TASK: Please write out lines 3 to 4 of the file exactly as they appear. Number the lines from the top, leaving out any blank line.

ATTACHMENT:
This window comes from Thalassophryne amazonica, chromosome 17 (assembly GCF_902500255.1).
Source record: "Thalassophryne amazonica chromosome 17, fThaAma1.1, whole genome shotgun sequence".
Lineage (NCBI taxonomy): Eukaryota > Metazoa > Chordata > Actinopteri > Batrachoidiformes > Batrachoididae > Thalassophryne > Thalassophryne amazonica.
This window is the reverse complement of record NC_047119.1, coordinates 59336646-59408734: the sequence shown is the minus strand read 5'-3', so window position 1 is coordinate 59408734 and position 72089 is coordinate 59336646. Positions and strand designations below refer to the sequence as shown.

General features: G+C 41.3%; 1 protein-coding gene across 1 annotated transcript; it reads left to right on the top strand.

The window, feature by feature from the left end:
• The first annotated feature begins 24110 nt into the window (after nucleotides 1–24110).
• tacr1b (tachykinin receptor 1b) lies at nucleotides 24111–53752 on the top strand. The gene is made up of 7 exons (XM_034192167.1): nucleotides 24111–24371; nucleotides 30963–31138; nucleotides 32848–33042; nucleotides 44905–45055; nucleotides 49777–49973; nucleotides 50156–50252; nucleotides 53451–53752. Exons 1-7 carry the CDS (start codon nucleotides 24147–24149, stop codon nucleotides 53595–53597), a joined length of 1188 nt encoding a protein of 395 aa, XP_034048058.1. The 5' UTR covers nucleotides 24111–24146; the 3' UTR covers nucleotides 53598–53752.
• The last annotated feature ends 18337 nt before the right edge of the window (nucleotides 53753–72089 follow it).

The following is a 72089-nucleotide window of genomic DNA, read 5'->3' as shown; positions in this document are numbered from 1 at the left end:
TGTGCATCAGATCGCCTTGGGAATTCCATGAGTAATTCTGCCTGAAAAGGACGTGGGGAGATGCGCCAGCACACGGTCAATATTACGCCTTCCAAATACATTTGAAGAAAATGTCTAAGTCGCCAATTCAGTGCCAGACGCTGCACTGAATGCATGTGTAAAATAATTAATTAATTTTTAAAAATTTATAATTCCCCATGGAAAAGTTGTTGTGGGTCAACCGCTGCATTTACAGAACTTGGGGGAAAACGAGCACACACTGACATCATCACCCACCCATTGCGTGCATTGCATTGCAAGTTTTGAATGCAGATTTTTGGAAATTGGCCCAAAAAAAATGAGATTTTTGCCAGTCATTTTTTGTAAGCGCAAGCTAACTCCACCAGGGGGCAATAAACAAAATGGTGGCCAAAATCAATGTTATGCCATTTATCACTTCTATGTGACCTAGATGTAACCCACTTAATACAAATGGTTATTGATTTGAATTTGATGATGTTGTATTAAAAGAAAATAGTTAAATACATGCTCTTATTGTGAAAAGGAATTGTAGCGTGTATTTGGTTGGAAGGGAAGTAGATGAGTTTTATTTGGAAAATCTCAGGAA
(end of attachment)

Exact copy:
Lineage (NCBI taxonomy): Eukaryota > Metazoa > Chordata > Actinopteri > Batrachoidiformes > Batrachoididae > Thalassophryne > Thalassophryne amazonica.
This window is the reverse complement of record NC_047119.1, coordinates 59336646-59408734: the sequence shown is the minus strand read 5'-3', so window position 1 is coordinate 59408734 and position 72089 is coordinate 59336646. Positions and strand designations below refer to the sequence as shown.